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Mars Volta Share Bill, Guitarist With Red Hot Chili Peppers

Texas prog-rockers preview new material on tour

August 8, 2006 12:01 PM ET

Texas prog-rockers the Mars Volta will embark on a North American tour opening for the Red Hot Chili Peppers this Friday in Portland, Oregon. But the bill isn't the only thing the two bands are sharing. On the Mars Volta's latest disc, Amputechture (due September 19th), guitarist Omar Rodriguez-Lopez solicited his friend (and RHCP guitarist) John Frusciante to step in for him. "I've never thought of myself as a guitar player," explains Rodriguez-Lopez. "I don't like the guitar. I always felt like I got shafted and stuck with the instrument." This might come as a shock to fans, considering the band is perhaps best known for its moody, meandering guitar soundscapes. But with the exception of a few killer solos, Rodriguez-Lopez has stepped back from the lead-guitar position altogether, opting instead to play composer and musical director. "This is the role I've enjoyed the most -- shaping the drums, having a certain sound," he says. "I work individually with each and every band member. Once they get the notes and rhythm down, we talk about feel: 'Exactly like that, but it should sound a little more like it's underwater.'"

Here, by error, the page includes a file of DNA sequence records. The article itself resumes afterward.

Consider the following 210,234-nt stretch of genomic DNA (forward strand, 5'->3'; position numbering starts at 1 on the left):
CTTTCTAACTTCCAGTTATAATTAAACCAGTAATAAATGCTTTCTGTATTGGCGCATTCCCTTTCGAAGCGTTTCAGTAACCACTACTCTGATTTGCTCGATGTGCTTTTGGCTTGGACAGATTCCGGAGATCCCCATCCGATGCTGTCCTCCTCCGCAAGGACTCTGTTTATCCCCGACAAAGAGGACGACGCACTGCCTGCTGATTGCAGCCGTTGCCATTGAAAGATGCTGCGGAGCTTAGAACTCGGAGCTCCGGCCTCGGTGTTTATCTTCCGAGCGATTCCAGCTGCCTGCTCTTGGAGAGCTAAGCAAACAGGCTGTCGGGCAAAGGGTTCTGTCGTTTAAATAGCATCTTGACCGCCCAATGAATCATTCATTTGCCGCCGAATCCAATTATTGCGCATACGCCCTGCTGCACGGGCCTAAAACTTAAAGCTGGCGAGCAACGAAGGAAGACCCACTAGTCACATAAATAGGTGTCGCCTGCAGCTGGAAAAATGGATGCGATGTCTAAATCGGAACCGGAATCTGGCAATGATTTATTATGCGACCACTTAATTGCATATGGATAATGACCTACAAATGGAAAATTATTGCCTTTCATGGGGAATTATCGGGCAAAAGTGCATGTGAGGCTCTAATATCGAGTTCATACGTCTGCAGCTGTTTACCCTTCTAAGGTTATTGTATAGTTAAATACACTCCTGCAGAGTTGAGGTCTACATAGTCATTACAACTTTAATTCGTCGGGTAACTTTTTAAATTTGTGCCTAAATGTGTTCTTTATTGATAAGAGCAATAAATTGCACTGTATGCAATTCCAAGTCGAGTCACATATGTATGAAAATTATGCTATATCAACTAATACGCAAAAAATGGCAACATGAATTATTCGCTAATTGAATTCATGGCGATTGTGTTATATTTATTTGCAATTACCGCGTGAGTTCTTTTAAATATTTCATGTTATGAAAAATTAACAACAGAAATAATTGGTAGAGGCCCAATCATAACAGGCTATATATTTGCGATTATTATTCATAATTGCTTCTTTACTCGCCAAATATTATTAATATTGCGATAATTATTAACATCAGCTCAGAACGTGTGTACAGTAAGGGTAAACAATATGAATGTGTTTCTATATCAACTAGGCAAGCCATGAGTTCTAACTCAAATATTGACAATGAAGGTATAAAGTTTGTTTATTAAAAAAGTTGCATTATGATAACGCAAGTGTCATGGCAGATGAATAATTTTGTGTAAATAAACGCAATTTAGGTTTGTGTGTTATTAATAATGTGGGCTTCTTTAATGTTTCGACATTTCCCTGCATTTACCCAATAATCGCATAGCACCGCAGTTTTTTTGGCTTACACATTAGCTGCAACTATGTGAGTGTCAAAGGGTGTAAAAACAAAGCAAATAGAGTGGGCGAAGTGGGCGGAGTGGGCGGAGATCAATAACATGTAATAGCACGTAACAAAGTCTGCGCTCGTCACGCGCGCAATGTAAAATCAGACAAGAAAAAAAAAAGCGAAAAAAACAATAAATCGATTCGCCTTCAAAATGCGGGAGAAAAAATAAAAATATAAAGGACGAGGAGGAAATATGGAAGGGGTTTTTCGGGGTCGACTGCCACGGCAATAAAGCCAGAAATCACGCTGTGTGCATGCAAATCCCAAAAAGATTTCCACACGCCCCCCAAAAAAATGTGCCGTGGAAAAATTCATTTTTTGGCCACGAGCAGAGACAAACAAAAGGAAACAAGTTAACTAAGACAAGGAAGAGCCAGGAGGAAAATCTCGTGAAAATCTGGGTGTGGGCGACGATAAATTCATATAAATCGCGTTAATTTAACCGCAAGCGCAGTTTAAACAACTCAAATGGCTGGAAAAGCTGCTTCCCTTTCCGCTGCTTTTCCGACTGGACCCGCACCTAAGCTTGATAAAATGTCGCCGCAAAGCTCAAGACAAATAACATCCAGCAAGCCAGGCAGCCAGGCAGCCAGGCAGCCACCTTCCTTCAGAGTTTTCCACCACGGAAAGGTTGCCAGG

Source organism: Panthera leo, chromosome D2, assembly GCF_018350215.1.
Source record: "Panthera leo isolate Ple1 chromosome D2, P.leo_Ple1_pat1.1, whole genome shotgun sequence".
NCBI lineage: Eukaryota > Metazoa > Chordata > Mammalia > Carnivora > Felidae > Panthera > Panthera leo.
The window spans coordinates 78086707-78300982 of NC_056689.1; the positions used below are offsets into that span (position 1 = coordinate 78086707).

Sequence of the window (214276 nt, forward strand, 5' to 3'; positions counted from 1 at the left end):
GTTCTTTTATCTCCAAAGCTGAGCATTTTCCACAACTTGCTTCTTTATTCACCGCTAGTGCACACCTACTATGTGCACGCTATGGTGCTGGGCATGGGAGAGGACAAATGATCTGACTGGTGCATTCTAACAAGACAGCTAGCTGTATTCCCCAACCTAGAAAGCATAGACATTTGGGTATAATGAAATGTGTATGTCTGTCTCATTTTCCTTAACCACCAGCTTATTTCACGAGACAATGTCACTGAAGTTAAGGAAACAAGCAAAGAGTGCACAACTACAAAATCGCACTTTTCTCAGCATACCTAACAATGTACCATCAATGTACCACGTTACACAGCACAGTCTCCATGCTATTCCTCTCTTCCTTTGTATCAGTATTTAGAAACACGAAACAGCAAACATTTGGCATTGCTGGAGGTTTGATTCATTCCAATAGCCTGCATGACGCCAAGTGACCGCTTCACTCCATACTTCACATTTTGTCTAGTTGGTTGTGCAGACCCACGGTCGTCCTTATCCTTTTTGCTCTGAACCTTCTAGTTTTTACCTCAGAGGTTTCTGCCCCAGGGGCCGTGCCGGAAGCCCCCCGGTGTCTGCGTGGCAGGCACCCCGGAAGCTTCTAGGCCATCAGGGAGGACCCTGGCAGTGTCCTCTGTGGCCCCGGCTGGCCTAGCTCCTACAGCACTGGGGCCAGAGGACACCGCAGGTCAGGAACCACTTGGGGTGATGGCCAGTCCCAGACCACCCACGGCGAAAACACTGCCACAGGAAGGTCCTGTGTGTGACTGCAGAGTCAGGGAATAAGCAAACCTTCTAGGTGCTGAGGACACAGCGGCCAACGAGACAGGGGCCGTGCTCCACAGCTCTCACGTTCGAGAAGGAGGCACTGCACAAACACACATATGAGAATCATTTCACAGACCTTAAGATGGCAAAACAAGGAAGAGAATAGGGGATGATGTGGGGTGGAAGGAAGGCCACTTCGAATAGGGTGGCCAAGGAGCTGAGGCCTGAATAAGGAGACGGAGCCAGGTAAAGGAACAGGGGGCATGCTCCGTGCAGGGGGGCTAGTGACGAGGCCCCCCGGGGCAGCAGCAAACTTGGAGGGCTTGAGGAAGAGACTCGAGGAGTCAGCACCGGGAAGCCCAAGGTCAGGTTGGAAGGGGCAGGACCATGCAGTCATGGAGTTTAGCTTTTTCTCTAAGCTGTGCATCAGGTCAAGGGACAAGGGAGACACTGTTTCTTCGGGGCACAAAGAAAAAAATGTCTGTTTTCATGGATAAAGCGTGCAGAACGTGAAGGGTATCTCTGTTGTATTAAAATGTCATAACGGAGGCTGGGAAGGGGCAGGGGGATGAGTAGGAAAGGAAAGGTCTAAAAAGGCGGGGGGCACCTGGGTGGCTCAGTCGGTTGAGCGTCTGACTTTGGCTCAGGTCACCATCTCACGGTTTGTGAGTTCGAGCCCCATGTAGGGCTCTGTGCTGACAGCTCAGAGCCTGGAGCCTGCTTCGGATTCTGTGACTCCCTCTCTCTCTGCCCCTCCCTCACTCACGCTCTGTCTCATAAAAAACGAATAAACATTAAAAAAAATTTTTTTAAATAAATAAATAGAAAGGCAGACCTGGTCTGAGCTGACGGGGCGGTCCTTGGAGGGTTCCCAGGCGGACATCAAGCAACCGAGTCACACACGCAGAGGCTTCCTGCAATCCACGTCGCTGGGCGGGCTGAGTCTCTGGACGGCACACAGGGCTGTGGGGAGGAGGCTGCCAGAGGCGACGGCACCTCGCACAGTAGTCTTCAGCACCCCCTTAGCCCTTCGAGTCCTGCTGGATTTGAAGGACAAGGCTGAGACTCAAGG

As the title suggests, the concept behind the album was "to cut certain things, to destroy the old in order to make way for the new," says Rodriguez-Lopez. "I would hate to have this band and to put all my energy into it and at the end of the day have us be known as 'the jam band' or 'the long song' band," he says. "There are no thirty-minute songs on this one." Still, most tracks clock in at eleven-plus minutes, and except for the surprisingly rollicking "Viscera Eyes" -- which was originally written for At the Drive-In, Rodriguez-Lopez's former band with Mars Volta vocalist Cedric Bixler -- the majority of songs adopt the same style the band built for its first two albums: grandiose, alien guitar and bass atmospherics that swirl around Bixler's nasally Robert Plant tremolo. "The band will always have a particular sound because I'm writing the music and Cedric's vocals are very distinct, but the more that we can do to steer ourselves toward new land, that's the main objective," says Rodriguez-Lopez. The album hits record stores on September 19th.

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